Barb Caffrey's Blog

Writing the Elfyverse . . . and beyond

Milwaukee Brewers Win a Wild One in Pittsburgh in 14; Gomez Ejected

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The Milwaukee Brewers managed to win a wild game, 3-2, against the Pittsburgh Pirates on Sunday afternoon. The game took fourteen innings, and featured the ejection of Brewers star centerfielder Carlos Gomez — a known hothead — in the third inning after he hit a triple off Pirates starter Gerrit Cole and appeared to delay his start from the batter’s box a bit. (Apparently Gomez thought he’d hit a homer, but he hadn’t.)

All very typical behavior in a baseball game, to be sure. Hitters do this all the time, and only rarely do pitchers get upset by it. (Instead, they try to get even, usually by throwing a baseball or two past the offending player’s head during the next at-bat.)

Words were exchanged between Cole and Gomez; Cole appeared to be barking at Gomez, and whatever Cole said was enough for Gomez to come off the bag, throw his batting helmet in frustration, and then charge toward Cole. Brewers third-base coach Ed Sedar went and immobilized Cole — an interesting choice — while Pirates third baseman Josh Hamilton tried to calm down Gomez.

At this point Pirates reserve Travis Snider charged off the bench and threw a punch or two at Gomez. The remaining benches cleared, with only Ryan Braun and Andrew McCutchen trying to keep their heads and keep everyone separated.

Before it was over, Martin Maldonado had thrown a punch that connected with Snider’s face after Rickie Weeks had Snider in a headlock, and Russell Martin threw several punches, only one of which seemed to connect (this one, perhaps, with Brewers bench coach Jerry Narron).

After all was said and done, Gomez was ejected (Elian Herrera came in to pinch run, then took over Gomez’s duties in center for the rest of the game), Narron was ejected (even though Narron didn’t do anything that I saw), and Snider was ejected.

Cole stayed in the game. Martin for the Pirates and Maldonado for the Brewers resumed their seats on the bench.

That the Brewers actually won this wild game 3-2 in fourteen innings is almost beside the point.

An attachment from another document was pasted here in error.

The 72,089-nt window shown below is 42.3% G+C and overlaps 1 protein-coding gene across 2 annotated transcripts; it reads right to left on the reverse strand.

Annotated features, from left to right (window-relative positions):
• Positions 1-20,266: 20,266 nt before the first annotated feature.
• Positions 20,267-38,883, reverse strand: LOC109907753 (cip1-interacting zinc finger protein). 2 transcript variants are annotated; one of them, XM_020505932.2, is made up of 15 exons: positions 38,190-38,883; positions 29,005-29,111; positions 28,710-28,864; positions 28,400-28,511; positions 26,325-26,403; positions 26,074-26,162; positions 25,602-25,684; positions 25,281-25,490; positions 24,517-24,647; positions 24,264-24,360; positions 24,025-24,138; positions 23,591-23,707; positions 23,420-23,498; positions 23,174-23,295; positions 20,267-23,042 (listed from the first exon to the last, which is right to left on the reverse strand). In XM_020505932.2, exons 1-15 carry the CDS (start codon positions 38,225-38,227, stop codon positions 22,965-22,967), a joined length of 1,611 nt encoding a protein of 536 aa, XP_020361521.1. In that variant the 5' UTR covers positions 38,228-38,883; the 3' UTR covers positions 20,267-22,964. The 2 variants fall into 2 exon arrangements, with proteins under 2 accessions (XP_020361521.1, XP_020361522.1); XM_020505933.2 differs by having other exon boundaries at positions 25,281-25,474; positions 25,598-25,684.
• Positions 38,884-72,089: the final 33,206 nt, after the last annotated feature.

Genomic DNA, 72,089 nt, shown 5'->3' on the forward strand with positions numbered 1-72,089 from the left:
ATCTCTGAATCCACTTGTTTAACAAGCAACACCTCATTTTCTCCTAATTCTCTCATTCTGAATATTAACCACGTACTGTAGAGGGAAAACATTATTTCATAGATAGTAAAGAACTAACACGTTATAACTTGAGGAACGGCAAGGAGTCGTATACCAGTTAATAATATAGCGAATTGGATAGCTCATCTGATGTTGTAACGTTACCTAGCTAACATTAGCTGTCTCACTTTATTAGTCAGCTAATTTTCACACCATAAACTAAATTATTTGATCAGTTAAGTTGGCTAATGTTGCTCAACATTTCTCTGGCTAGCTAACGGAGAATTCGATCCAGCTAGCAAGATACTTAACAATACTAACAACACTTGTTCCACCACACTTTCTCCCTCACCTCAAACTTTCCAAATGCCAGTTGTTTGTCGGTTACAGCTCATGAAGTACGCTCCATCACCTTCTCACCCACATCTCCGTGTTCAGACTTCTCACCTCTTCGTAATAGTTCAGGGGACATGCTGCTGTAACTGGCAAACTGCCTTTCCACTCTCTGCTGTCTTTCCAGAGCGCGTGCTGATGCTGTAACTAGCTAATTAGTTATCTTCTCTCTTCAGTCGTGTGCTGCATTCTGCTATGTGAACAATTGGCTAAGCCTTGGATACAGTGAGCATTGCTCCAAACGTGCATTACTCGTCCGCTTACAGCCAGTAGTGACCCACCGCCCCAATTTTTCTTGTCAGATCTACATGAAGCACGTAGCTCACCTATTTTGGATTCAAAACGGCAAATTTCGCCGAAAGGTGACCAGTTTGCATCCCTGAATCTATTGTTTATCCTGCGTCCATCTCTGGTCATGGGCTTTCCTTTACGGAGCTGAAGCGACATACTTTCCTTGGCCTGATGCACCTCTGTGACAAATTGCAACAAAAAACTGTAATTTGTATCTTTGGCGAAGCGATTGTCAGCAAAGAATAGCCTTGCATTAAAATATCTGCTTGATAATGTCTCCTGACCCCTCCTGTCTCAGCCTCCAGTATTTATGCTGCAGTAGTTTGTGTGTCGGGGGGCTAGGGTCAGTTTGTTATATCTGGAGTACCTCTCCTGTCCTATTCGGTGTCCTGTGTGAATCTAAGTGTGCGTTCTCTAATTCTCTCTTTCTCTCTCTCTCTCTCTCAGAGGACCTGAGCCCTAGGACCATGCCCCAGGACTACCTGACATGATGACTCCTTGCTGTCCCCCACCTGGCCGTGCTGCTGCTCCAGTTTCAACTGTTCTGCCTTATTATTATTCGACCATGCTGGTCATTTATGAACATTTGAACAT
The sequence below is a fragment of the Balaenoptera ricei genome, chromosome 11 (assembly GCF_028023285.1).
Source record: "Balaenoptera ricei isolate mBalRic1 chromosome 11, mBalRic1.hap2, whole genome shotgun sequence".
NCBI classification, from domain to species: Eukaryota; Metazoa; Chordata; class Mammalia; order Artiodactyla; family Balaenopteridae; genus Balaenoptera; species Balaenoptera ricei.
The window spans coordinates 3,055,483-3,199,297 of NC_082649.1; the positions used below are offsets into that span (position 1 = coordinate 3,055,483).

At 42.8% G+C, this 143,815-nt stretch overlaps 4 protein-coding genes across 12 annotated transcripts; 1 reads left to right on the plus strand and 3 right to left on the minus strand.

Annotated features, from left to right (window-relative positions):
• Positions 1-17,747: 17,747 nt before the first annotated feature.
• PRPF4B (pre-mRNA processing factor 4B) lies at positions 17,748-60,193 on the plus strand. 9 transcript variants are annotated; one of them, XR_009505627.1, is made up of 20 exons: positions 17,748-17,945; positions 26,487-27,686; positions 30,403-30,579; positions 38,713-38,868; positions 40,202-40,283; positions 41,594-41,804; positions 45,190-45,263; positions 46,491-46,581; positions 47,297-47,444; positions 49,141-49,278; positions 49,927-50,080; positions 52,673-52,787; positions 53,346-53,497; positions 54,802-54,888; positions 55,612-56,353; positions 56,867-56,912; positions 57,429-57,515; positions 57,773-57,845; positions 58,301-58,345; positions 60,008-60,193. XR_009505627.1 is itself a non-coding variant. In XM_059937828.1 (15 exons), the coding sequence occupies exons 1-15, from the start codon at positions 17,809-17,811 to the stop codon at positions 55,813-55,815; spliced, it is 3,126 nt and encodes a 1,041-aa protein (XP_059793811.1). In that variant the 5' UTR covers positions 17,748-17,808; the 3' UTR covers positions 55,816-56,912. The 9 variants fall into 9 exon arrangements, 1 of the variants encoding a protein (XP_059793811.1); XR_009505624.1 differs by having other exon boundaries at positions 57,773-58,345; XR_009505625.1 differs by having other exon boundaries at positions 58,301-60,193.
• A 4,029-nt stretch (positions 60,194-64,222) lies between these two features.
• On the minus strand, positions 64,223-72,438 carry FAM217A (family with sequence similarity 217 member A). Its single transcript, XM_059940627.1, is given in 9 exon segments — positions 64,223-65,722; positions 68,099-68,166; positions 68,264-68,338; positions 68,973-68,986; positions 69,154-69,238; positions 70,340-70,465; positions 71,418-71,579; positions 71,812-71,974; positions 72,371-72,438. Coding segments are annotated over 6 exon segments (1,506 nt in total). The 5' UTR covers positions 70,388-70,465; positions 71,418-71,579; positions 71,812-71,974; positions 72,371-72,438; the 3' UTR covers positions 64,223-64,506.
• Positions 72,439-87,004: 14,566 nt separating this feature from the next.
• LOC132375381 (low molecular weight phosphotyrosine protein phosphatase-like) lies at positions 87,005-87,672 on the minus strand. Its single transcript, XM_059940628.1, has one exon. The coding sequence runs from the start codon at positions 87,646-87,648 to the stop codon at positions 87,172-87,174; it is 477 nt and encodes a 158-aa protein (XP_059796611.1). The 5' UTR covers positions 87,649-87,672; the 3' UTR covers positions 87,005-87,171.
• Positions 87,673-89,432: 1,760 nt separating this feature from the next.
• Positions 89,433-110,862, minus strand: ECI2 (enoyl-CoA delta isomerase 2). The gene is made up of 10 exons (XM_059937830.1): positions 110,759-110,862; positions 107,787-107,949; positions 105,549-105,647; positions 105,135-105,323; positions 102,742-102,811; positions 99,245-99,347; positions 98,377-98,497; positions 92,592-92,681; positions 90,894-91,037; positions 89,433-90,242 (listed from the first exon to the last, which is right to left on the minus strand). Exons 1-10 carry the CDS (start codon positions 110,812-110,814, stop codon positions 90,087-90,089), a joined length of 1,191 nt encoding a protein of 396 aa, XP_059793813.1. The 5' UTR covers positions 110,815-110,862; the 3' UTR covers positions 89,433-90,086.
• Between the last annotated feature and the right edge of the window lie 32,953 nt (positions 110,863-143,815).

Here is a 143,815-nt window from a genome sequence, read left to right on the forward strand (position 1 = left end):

Yes, there were some wonderful heroics. Ryan Braun hit a solo HR in the top of the ninth to tie the game at 2, and Khris Davis, of all people, hit a solo HR in the fourteenth to give the Brewers the win.

And the relief pitching, again, was stellar — can’t ask for more from any of them, as nearly all of them are doing their jobs save Wei-Chung Wang (who wouldn’t even be at the major-league level excepting he’s a Rule 5 guy, so the Brewers have to keep him on the roster).

I’d much rather talk about the relievers as a group, or the three solo HRs from Mark Reynolds, Braun and Davis, or about Francisco Rodriguez’s 311th career save . . . but instead, what I’m left to talk about is this fight.

According to Milwaukee Journal-Sentinel Brewers beat writer Todd Rosiak, Gomez explained what happened this way:

“That (Atlanta) game I know I go over (the line). But today I’m not,” Gomez said. “First of all, I hit a triple – it’s not a double – I’m not flipping my bat because I think it’s a home run. I thought it was an out. I thought it was a fly-ball out, line-drive center field. And I’m kind of like, ‘Oh, I had good contact but I don’t think it’s going out.’

“It’s not like I’m pimping a home run. Then I get to third base and somebody’s screaming at me – ‘It’s not your job.’ But everything’s over and Snider comes real angry and talks to me that way, so I responded back, he tried to punch me and everything started there. I don’t know why they’re mad for something like that.”